Actually, it had only been the first 21 innings of the season for Paxton (ND, 2-0, 1.78 ERA) who came into Thursday’s AL West showdown with the game’s lowest WHIP (0.57) to go along with his perfect 0.00 ERA. The Oakland Athletics (8-8) changed that, though, jumping all over the veteran lefty and saddling him with his first five runs allowed in 2017.
Valdez needed 76 pitches to get through 4 innings of five-hit ball, allowing three earned runs. Through team translator Juan Dorado, he said:
“It was very exciting for me to get to pitch out here in the major leagues. For the last seven years I didn’t think I was going to get a chance to come back and actually pitch in the major leagues.”
It was a bleak beginning to his first big league inning in nearly a decade. The 32-year-old rookie gave up a line-drive single on the second pitch he threw. Four pitches later he gave up another single with Seattle lead-off man Jarrod Dyson, who moved to second on a fly out to right field, scoring on the Robinson Cano single.
The journeyman dug deep, however, avoiding further damage getting the next two All-Stars, Nelson Cruz and Kyle Seager, without threat. And he did so without the benefit of command at the bottom of the strike zone. Said Valdez:
“I was leaving the ball up — the ball was getting a little bit higher on me — I put that on myself to locate my pitches, to execute.”
Manager Bob Melvin said he thought Valdez gave his club enough for a first start in nearly seven years:
“Valdez got it under control after giving up three quick runs. Eighty pitches is the most he had thrown, he was at 76 (when we removed him) and we’re in a tied game, so he really does his job.
The Dominican Republic native saw the ERA next to his name rise after giving up two more in the second. Paxton saw one appear next to his own name the next inning.
Jaff Decker led off the third off the frame, rolling a single up the middle. Rajai Davis and Adam Rosales each followed with line-drive singles to right, the latter sending home the first run tallied to Paxton’s record. Ryon Healy, who has now gone 5-for-7 with three RBIs in two games since getting back-to-back days off, delivered a huge blow for the home nine lining a two-out double into the left-field corner for an add-on run.
The skipper said he had little worry his second-year slugger would rebound from an early start:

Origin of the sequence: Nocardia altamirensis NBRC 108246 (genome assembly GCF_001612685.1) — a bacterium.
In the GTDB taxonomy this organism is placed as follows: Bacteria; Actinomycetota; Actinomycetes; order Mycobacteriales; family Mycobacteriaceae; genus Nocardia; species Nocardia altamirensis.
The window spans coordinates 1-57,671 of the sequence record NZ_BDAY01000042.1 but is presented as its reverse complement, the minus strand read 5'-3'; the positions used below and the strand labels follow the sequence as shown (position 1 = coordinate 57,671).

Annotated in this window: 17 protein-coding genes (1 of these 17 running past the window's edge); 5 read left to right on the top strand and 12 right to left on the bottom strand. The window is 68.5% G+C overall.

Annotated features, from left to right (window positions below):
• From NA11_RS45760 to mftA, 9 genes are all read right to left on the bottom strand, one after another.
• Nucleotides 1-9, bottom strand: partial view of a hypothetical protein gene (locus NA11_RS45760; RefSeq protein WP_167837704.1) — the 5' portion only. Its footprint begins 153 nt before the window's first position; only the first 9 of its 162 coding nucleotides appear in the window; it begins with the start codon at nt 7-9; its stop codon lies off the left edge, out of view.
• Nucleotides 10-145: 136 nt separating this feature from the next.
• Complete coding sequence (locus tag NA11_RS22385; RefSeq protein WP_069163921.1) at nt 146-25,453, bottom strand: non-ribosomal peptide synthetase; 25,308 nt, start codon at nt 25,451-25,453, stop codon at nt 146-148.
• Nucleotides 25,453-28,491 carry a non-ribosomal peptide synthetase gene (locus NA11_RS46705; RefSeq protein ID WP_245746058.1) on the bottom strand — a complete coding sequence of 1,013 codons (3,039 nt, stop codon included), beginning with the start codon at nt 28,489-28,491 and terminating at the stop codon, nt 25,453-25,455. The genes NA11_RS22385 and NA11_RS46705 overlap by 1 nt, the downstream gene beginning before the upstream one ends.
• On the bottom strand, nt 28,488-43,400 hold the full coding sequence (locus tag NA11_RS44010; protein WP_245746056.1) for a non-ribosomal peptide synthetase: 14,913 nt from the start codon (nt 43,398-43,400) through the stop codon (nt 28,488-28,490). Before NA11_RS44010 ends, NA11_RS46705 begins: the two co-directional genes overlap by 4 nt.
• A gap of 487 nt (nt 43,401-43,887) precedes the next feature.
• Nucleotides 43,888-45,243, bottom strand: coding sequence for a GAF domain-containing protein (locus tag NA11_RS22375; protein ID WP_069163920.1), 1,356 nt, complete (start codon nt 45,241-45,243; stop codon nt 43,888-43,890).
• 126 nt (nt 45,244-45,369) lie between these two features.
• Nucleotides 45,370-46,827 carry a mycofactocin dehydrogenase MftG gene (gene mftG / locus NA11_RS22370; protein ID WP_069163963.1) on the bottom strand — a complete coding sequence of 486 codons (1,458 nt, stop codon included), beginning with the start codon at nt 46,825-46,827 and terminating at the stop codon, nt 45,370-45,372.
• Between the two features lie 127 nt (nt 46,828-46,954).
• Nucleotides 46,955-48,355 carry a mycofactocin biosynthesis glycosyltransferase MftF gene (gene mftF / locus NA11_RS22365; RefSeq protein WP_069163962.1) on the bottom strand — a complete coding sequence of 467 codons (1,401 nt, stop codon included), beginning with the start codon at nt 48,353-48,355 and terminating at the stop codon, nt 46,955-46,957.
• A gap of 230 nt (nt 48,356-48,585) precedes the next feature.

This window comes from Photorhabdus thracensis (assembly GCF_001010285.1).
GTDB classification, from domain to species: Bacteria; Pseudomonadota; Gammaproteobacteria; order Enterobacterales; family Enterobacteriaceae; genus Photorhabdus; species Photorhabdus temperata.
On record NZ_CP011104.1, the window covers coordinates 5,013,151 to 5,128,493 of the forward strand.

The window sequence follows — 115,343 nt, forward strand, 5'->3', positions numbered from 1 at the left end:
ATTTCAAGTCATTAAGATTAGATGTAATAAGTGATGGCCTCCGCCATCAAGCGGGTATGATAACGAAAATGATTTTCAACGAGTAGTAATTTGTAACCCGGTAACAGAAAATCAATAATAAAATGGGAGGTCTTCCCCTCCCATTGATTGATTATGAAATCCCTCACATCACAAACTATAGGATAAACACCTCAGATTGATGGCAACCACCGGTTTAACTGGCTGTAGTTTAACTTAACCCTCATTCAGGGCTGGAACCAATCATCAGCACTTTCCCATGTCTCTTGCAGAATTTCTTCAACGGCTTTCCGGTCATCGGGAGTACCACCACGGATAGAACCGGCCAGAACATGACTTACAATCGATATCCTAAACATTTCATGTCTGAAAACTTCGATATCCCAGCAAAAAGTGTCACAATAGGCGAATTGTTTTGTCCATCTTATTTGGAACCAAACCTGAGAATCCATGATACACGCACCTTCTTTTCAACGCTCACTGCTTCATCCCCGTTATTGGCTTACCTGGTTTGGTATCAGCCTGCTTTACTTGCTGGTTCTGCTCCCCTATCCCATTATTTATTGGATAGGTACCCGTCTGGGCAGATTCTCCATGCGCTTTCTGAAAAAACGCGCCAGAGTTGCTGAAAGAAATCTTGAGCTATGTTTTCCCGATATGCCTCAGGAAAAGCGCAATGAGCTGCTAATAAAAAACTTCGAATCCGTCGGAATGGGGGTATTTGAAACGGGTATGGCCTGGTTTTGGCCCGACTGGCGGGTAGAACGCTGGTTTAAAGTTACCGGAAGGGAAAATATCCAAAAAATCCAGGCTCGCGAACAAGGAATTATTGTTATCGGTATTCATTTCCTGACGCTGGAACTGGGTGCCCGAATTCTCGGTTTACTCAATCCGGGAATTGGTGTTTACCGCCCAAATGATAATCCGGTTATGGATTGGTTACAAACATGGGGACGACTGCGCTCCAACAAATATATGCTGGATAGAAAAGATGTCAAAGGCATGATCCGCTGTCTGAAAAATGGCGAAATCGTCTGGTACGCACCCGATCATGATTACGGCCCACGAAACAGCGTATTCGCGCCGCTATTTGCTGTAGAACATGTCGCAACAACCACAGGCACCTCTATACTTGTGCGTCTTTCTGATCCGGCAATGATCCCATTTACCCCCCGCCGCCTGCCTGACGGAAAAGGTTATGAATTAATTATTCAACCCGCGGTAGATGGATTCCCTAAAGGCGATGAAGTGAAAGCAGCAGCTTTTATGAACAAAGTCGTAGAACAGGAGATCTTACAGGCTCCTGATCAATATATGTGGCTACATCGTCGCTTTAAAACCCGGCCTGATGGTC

“We gave him a little time off to work on some things, got a couple pinch-hits for him, and he’s off to the races again. It wasn’t a concern, but everybody goes through these things.”
Healy picked up another RBI knock in the fifth, after a sacrifice fly from Rosales. He finished with three hits and a walk in four trips to the plate to go with two RBIs.
Davis, who went 2-for-5 with two runs scored, said having Healy swinging a hot bat is big got the overall flow of the offense:
“That means a lot more runs for us — he’s a run producer.”
The good swings have traveled through the lineup like a bad flu, the speedy center fielder added:
“We’ve got a lot of confident guys right now. … We’re not missing mistakes.”
They have hit mistakes, but they haven’t hit only the mistakes. The Oakland offense has compiled a monstrous 25 hits and 18 runs in the past two games, since Healy was re-inserted into the starting lineup.
Mariners shortstop Taylor Motter tied the game up in the sixth with a two-run home run (4) off Frankie Montas, who has scuffled early coughing up what is now five earned runs in 9-2/3 (4.66 ERA). Ryan Dull (W, 1-1, 3.86 ERA) bailed the fireballer out, getting the last two outs of the sixth.
Seattle reliever, and former-Athletic, Evan Scribner (L, 0-2, 10.13) was saddled with the loss giving up one run in 1-2/3 innings.
The M’s and A’s go at it again Friday night. Sean Manaea (0-1, 5.51 ERA) gets the starting nod in search of his first win of the season — the “Throwin’ Samoan” has scored more wins (2) than any other team in his young career. Hisashi Iwakuma (0-1, 5.40 ERA), who is 6-1 with a 3.12 ERA in seven games at the Coliseum, gets the ball for Seattle.
After 11 consecutive game with an error, the Oakland Athletics have now played perfect defense in consecutive games. … Second baseman Jed Lowrie led the charge with his 69th consecutive error-less game. That streak is the fourth-longest in Oakland A’s history. … The A’s now have a .500 record (8-8), the last time the team was above .500 was one year ago — April 30, 2016 (13-12). … A’s Center fielder Rajai Davis was removed from the game in the ninth after experiencing some tightness in his hamstring. He said he doesn’t expect the injury to linger, but manager Bob Melvin said he would not be in the starting lineup Friday.